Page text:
Dairy Cattle Metabolic Capacity: Milking It for all It’s Worth
On average, a dairy cow produces 100 pounds of milk per day, which equates to 12.5 gallons. In order to do this, she must consume large amounts of energy and protein to meet her maintenance and milk-producing requirements. Simply providing more dietary energy will only sustain the cow and support milk production for so long because dietary glucose sources cannot be utilized once feed leaves the rumen. Remember back in elementary school when you learned that cows have four stomachs? Did anyone else think that was bizarre, yet cool at the same time? Given that humans are “one stomach” or monogastric mammals, most of my third-grade peers deemed all ruminant species to be “weird”. In fact, ruminant digestive systems are incredibly efficient and much less strange than one may think. My research aims to better understand how the ruminant digestive system, specifically the liver, contributes to energy production and amino acid metabolism. These processes are necessary for a healthy cow and successful farmer.
Ruminant species are classified by the presence of the rumen, which is the large fermentative organ of the digestive tract. The rumen allows for the conversion of human inedible products–such as hays, grasses, or grain–into human edible products, like milk and meat. However, the fermentative capabilities of the rumen create added complexity when identifying what to feed ruminants. The familiar dairy cow provides a good example of the complexity and metabolic potential of ruminants.
Unlike our own monogastric systems, which can digest and directly utilize dietary glucose, ruminant systems first convert dietary glucose sources into short chain fatty acids. Most of the short chain fatty acids exit the rumen and go to the liver. In the liver, these fatty acids become the primary carbon source for producing energy. One energy producing pathway is the tricarboxylic acid cycle (TCA cycle). The TCA cycle and other biological cycles that contribute to energy production, will convert short chain fatty acids to glucose or ATP. The glucose and ATP produced in the liver can then be utilized by the cow. This feature means that an important key to improving ruminant feed efficiency (the efficient transformation of feed into energy) is to improve the efficiency of the TCA cycle.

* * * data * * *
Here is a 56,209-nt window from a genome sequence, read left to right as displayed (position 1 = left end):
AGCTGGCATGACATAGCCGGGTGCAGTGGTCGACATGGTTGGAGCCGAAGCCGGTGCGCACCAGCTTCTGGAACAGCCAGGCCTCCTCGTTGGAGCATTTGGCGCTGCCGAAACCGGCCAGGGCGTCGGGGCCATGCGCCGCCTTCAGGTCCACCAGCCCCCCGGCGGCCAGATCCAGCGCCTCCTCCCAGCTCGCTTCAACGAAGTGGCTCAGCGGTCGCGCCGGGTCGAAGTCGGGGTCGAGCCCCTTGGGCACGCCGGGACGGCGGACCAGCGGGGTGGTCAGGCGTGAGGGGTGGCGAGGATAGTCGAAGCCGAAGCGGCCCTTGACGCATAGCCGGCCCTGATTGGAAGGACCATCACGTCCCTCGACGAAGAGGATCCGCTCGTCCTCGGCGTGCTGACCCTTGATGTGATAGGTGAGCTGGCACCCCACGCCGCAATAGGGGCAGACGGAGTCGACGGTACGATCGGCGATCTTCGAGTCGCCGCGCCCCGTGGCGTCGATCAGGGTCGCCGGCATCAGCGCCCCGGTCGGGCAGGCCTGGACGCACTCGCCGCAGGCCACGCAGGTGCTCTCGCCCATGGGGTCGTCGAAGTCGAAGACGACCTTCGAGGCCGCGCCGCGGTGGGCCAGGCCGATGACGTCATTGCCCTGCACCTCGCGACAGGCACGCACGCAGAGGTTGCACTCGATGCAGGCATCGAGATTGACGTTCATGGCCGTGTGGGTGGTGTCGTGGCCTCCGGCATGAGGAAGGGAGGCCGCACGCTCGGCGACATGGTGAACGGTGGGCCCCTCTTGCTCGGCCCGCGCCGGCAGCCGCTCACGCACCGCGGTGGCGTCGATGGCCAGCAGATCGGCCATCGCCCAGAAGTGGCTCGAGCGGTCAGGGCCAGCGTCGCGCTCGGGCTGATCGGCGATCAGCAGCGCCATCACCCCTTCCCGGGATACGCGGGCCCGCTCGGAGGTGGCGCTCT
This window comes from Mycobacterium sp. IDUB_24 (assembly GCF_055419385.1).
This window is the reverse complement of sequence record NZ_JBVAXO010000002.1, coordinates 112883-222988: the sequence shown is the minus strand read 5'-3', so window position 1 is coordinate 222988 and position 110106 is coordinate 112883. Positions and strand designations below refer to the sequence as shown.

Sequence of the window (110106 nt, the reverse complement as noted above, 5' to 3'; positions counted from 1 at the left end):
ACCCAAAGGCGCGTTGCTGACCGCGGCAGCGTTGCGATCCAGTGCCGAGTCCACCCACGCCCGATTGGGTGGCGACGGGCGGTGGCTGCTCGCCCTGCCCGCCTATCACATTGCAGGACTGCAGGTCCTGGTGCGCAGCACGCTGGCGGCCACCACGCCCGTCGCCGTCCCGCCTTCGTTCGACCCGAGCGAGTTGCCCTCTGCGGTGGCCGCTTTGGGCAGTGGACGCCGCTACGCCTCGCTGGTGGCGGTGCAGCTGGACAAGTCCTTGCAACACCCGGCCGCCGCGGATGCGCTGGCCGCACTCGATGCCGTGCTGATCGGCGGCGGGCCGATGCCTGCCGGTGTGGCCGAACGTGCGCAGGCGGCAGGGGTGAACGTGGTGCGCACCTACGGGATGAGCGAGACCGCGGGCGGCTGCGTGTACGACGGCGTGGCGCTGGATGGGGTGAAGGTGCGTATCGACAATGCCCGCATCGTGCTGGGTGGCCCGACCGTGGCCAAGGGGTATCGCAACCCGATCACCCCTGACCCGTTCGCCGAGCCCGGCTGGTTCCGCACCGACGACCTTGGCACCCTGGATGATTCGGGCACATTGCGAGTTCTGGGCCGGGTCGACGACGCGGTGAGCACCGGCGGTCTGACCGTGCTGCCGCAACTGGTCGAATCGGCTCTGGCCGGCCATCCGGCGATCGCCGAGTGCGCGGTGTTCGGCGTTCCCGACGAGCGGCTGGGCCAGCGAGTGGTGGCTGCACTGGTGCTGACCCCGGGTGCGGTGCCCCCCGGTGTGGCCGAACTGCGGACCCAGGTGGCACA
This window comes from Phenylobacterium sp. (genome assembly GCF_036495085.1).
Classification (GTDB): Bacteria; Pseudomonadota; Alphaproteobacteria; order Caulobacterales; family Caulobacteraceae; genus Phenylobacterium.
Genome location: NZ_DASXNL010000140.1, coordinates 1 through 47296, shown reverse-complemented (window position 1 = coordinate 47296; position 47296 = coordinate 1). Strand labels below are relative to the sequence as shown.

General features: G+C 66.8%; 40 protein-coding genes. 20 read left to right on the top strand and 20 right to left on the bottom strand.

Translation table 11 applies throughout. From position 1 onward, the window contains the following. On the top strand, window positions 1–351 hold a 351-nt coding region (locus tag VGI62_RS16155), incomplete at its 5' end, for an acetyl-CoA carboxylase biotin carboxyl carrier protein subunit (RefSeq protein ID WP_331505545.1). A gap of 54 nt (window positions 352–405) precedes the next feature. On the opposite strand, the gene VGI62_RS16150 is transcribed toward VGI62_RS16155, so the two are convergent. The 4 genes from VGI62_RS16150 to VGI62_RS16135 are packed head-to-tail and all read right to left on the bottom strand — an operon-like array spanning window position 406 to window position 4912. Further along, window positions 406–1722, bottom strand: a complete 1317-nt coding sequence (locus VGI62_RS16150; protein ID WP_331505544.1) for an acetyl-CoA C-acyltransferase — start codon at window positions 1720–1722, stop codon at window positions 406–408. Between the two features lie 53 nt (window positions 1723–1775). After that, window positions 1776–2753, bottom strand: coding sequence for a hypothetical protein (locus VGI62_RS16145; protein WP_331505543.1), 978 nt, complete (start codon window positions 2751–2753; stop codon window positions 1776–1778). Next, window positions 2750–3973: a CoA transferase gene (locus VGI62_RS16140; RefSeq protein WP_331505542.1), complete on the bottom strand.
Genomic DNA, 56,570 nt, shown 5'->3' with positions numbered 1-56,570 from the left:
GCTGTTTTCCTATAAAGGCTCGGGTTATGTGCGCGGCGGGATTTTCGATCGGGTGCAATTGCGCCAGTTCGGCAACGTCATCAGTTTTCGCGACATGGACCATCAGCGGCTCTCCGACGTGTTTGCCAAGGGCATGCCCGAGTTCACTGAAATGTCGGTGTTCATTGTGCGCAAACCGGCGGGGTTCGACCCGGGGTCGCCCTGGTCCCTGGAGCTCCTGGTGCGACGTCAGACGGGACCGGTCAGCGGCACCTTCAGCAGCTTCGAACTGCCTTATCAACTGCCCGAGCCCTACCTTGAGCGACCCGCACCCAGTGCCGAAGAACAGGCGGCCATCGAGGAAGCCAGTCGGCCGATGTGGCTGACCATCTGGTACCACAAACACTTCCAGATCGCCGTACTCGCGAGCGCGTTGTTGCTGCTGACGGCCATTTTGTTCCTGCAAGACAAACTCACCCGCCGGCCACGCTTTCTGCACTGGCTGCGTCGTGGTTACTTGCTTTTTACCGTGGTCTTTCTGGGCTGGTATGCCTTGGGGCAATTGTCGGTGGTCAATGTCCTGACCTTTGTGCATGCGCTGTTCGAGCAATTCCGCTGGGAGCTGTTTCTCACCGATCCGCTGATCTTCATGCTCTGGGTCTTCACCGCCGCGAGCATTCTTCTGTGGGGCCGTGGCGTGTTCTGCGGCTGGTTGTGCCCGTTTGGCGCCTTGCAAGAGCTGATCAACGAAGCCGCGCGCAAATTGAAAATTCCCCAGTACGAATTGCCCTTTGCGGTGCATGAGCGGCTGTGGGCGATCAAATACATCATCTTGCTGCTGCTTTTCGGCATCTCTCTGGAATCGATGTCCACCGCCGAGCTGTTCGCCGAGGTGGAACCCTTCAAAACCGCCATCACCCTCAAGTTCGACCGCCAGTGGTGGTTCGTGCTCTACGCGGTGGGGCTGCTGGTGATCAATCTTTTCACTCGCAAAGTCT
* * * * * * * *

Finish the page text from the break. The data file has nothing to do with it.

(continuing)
A portion of my research as a Ph.D. student at Purdue University and as a 2019 to 2022 FFAR Fellow focuses on mapping carbon movement through different energy producing cycles in bovine liver. In the simplest of terms, my research question is, “Where does the carbon go in the TCA cycle?” Identifying where and why carbon is lost in the cycle helps feed specialists devise diets for dairy cows that promote optimal energy efficiency. From a producer standpoint, increasing dairy cattle energy efficiency saves money.
My research also focuses on another critical dietary need for dairy cows: protein. Historically, dairy cattle diets have been corn-based. This causes a deficiency in some dietary amino acids. When formulating diets for lactating dairy cows, nutritionists would increase the protein content of the ration to counteract the deficiency caused by the corn-based diet. Over time, we found that increasing dietary protein content increases nitrogen excretion, a byproduct that should be minimized in the environment. A more environmentally and economically sustainable approach is to feed individual amino acids without increasing dietary protein content. Yet there’s a caveat: due to the fermentative capabilities of the rumen, dietary amino acids in an unprotected form are not able to make it past the rumen to be utilized by the cow. Therefore, the amino acids must be delivered to the animal in a fat-encapsulated form. The mechanical and chemical breakdown of digestion allows for the fat coating to be destroyed while the amino acid remains intact for absorption in the small intestine. Part of my research is to test different combinations of amino acids and different ways to deliver these in a meal to dairy cows.
At the end of the day, everyone involved in animal science wants their animals to be healthy, happy and environmentally and economically sustainable. My research focuses on two ways we can do that for dairy cows.
This work is possible in part by FFAR and Archer Daniels Midland (ADM). I am incredibly honored to be a part of the 2019 to 2022 FFAR Fellows cohort. As we try to feed an exponentially growing global population there is an overwhelming need for integration and cooperation. The FFAR Fellows program provides an ideal format for me to meet emerging scientists from across disciplines.